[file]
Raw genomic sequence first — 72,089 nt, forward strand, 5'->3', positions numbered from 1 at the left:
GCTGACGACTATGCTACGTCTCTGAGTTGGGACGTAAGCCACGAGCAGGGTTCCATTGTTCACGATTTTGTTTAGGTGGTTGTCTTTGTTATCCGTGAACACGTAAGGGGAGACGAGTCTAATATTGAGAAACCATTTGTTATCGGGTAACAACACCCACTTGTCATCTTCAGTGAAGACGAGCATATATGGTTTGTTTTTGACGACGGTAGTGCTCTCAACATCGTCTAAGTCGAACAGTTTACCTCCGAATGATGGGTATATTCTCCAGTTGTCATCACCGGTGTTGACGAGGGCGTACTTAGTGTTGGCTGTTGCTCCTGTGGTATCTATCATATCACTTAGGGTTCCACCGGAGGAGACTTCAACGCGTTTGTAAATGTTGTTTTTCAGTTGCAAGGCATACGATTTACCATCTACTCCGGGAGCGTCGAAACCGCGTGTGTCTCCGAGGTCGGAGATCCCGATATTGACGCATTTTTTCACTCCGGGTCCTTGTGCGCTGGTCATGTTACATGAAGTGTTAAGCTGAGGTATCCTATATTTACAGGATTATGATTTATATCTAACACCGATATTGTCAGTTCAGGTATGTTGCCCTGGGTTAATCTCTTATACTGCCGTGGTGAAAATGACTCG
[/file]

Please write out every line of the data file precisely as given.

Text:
Raw genomic sequence first — 72,089 nt, forward strand, 5'->3', positions numbered from 1 at the left:
GCTGACGACTATGCTACGTCTCTGAGTTGGGACGTAAGCCACGAGCAGGGTTCCATTGTTCACGATTTTGTTTAGGTGGTTGTCTTTGTTATCCGTGAACACGTAAGGGGAGACGAGTCTAATATTGAGAAACCATTTGTTATCGGGTAACAACACCCACTTGTCATCTTCAGTGAAGACGAGCATATATGGTTTGTTTTTGACGACGGTAGTGCTCTCAACATCGTCTAAGTCGAACAGTTTACCTCCGAATGATGGGTATATTCTCCAGTTGTCATCACCGGTGTTGACGAGGGCGTACTTAGTGTTGGCTGTTGCTCCTGTGGTATCTATCATATCACTTAGGGTTCCACCGGAGGAGACTTCAACGCGTTTGTAAATGTTGTTTTTCAGTTGCAAGGCATACGATTTACCATCTACTCCGGGAGCGTCGAAACCGCGTGTGTCTCCGAGGTCGGAGATCCCGATATTGACGCATTTTTTCACTCCGGGTCCTTGTGCGCTGGTCATGTTACATGAAGTGTTAAGCTGAGGTATCCTATATTTACAGGATTATGATTTATATCTAACACCGATATTGTCAGTTCAGGTATGTTGCCCTGGGTTAATCTCTTATACTGCCGTGGTGAAAATGACTCG